It’s not much of a secret that I love howling at the moon from my roof. While it probably confuses my neighbors, as they aren’t used to hearing wolves in the midst of the city, I find it a wonderful way to feel wild in a legal, not -bad-for-me sort of way.
Lately, I’ve been dreaming about the Greek goddess Artemis. I want to be her running barefoot in the woods, eating with my hands, hunting, and howling at the moon without scaring my neighbors. She represents for me all of the experience of wilderness that I crave. And then the philosopher in me asks, “what is this wilderness I speak of?” (More food for thought: this question is similar to the question of what is nature, but is us even though we talk about it as if we were separate from it.)
The dictionary describes “wilderness” as an “uncultivated and uninhabited region.” People use wilderness to reconnect with the Earth, retreat from civilization, or find healing. It seems something about wilderness connects humans to something deep within themselves. I think it is only through time in wilderness we remember our own wildness.
In our civilized, Western society we don’t allow a lot of space for being wild or acknowledging the animalness residing within all of us. We seem to squelch it out using societal norms, judgment, and etiquette. The animalness and wildness in humans has become taboo – our desire for sex or nudity considered inappropriate. Yet often the experience I crave the most are the ones that makes me feel more like the animal I am. Just like in psychological dynamics between humans, we project unowned parts of ourselves onto others…so too with our own “nature.” Those of us who idealize wilderness find that it is actually our own inner wildness we crave an experience of.
It is natural to enjoy time outside and as humans we have lost touch with the rhythms of life because of the different ways in which we live now versus before. Unfortunately (and fortunately), we cannot go back to the way things were. Technology and society have come too far in the past one hundred years. What we can do is observe our relationship to nature and wilderness to gain useful insight into ourselves.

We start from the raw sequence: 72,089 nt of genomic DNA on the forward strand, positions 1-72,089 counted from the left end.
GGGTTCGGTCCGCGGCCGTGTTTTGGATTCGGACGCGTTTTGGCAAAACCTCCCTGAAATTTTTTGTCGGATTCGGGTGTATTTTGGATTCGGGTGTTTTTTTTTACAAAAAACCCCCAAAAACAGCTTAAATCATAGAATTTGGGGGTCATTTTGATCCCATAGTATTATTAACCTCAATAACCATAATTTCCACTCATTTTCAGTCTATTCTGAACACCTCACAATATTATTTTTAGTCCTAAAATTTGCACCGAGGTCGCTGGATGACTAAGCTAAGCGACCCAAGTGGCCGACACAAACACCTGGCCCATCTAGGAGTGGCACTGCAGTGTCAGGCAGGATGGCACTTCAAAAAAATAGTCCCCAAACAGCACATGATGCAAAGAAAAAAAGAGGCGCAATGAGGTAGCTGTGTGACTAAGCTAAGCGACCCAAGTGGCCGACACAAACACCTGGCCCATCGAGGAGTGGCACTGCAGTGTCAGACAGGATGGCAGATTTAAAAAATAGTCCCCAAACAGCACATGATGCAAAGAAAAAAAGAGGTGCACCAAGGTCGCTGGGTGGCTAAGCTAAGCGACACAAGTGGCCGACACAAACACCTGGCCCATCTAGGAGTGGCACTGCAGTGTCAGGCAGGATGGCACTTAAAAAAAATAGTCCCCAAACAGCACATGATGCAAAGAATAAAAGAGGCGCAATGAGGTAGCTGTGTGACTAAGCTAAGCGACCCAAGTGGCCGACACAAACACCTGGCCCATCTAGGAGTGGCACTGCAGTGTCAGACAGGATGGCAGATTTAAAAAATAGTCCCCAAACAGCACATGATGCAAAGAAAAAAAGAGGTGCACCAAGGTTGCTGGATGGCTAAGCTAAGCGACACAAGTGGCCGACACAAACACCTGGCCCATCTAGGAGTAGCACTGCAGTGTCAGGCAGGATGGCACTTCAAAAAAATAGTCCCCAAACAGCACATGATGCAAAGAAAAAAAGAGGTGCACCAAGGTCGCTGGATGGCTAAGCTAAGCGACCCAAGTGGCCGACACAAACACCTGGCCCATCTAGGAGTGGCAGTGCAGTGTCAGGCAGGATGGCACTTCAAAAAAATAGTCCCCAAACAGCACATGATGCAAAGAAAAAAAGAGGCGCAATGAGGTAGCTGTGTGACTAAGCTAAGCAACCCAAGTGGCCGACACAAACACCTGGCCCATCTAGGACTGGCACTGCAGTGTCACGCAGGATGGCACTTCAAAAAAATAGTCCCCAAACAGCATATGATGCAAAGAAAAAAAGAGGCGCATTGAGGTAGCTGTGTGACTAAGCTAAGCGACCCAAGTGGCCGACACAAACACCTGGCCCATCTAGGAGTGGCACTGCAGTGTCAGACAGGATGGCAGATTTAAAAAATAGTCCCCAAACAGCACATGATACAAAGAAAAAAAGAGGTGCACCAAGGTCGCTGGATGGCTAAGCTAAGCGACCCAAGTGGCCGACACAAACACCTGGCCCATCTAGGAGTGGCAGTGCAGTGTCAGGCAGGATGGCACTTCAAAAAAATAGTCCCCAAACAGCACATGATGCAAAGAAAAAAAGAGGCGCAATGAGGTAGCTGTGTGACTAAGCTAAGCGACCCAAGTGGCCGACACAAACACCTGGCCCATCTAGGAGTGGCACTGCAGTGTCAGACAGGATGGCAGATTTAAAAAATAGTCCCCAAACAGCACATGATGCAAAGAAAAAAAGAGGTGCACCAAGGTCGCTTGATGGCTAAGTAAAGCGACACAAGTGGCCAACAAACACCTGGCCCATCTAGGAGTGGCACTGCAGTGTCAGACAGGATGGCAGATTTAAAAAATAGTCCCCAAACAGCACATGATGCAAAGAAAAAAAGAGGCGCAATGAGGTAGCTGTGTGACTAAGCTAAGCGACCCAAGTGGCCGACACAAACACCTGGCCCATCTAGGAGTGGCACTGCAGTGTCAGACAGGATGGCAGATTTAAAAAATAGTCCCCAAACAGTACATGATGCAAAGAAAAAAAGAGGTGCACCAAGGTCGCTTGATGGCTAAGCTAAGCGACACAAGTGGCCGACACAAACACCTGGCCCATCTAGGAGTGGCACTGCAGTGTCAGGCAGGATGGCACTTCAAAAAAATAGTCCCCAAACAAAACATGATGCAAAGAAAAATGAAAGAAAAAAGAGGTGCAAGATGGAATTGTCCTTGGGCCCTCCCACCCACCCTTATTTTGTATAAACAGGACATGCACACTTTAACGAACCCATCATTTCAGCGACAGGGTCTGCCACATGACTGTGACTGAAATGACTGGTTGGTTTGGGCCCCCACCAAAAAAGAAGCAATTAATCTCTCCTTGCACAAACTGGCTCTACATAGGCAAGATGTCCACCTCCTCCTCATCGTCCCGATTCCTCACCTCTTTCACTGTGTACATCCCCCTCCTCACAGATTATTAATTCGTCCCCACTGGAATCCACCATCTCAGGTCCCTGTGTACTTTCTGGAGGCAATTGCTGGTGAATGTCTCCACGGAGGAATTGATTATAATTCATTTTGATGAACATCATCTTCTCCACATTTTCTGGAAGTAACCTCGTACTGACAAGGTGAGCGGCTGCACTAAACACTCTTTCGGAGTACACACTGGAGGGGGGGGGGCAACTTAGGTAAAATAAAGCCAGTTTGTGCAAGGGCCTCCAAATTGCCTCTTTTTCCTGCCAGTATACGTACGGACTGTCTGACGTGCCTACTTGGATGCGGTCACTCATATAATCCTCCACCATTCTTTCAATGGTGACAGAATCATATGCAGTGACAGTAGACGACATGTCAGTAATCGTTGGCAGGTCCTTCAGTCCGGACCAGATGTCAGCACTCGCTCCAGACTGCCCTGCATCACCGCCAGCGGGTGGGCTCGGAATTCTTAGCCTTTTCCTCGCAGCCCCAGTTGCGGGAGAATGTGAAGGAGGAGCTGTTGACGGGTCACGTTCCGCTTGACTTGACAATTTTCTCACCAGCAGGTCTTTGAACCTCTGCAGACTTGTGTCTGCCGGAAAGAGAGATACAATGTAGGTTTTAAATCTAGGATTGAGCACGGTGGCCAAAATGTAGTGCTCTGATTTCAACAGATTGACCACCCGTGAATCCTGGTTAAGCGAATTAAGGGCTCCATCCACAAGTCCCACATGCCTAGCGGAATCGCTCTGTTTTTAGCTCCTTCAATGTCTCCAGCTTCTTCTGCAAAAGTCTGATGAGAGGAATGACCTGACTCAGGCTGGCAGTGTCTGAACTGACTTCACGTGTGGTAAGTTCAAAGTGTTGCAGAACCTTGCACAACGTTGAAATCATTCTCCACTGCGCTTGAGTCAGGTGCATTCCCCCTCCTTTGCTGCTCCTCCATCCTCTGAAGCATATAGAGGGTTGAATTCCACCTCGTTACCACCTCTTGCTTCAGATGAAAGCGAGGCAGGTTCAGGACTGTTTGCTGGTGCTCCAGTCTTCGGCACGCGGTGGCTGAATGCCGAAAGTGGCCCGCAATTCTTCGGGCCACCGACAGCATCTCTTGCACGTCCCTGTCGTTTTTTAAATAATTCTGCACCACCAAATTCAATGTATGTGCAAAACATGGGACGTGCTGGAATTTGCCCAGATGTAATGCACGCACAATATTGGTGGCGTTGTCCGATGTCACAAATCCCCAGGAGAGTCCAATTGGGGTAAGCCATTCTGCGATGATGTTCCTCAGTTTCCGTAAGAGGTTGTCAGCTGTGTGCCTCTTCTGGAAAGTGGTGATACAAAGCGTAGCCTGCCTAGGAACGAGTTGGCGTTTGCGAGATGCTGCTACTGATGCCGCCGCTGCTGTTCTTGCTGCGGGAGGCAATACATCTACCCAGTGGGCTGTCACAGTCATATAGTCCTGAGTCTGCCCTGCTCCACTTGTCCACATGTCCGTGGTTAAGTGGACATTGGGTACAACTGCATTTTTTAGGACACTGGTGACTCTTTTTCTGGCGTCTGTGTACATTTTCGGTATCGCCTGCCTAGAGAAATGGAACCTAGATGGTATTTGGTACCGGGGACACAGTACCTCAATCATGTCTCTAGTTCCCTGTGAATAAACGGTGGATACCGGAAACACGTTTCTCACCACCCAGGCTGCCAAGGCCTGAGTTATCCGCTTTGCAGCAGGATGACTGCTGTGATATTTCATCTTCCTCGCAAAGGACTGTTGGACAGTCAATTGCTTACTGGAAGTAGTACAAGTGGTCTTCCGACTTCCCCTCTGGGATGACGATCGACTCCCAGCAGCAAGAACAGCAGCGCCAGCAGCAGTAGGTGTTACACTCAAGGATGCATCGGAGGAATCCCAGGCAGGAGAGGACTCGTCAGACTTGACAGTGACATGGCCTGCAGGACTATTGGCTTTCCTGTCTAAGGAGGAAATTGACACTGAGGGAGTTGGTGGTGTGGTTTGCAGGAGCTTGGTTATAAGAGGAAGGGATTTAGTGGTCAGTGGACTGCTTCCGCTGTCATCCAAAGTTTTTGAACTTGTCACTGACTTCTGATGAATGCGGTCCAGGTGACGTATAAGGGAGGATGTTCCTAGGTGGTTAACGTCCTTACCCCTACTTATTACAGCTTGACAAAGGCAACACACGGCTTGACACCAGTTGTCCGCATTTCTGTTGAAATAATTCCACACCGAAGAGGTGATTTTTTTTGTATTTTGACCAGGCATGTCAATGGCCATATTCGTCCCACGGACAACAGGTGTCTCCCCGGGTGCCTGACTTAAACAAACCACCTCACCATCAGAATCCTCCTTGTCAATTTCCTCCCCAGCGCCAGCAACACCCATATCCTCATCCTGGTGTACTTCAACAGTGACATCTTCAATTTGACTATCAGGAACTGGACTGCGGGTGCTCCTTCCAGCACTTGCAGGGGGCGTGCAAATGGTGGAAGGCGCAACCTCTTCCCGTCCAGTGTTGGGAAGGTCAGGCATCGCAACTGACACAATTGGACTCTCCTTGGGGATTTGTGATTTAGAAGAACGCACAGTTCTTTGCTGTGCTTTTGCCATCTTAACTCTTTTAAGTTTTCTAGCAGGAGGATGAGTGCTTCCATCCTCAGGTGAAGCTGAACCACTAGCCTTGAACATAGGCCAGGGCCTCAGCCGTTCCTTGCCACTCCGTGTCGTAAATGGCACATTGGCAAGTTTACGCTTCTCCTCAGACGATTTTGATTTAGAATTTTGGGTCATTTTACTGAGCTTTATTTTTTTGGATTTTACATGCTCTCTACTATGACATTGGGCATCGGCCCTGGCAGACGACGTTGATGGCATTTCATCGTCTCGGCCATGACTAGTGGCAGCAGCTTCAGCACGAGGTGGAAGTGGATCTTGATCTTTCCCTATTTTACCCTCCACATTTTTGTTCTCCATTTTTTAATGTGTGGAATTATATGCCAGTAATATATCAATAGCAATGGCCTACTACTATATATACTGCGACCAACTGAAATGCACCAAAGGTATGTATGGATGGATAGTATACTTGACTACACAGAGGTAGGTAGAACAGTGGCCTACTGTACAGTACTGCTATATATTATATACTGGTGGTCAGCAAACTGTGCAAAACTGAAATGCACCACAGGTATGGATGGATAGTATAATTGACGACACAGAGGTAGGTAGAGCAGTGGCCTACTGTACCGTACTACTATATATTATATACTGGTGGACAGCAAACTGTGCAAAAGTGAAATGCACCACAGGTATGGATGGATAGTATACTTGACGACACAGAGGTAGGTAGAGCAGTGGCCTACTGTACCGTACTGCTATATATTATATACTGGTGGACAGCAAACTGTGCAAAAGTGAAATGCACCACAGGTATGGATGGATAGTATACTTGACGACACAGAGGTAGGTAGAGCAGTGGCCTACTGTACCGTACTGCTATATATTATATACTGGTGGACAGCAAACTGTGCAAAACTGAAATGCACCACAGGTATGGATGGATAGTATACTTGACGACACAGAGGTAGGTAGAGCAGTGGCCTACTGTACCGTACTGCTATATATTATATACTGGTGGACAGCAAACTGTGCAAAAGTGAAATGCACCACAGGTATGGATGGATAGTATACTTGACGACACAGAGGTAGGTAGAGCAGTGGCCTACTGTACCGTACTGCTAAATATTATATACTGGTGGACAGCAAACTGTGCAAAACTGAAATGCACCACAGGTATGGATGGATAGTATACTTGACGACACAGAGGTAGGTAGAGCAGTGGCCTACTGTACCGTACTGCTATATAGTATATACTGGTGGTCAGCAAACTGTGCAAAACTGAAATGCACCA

I am reminded of one of my favorite books (and now a movie), Life of Pi. Pi needed to create the tiger, Richard Parker, on the boat with him to hold the wildness he didn’t want to own for himself. He had to project his animalistic tendencies onto an imaginary tiger in order to be okay with them. When Richard Parker “leaves” he cries I think because he felt his wildness leave. And he had to return to suppressing it again within himself. Even though we don’t tolerate the wildness in ourselves, we also don’t like it in animals. It scares us.
A few months ago I went to the zoo and was mesmerized by a lioness. According to the zookeeper she was 15 years old and the most ferocious of the lion pride. I stared at her through bars and hated humans for attempting to tame her. I remembered the last time I went horseback riding and how guilty I felt. The horse wanted to run and eat and instead it had a specific route with specific things it was required to do. I would rather ride a horse bareback and allow them to take me where ever they wanted. To trust their animal instincts as my own.
I feel the same anger when I see dogs who are reprimanded for eating food off the table or attacking other dogs. Dogs must be on leashes and obey our commands. We fear their wildness the same way we fear our own. We want them to follow rules of society by not having anger or aggression and forget they are animals…just like us, only without as much societal programming. And yet, a world of untamed people, dogs, lions, or horses while it maybe more dangerous…sounds more interesting to me.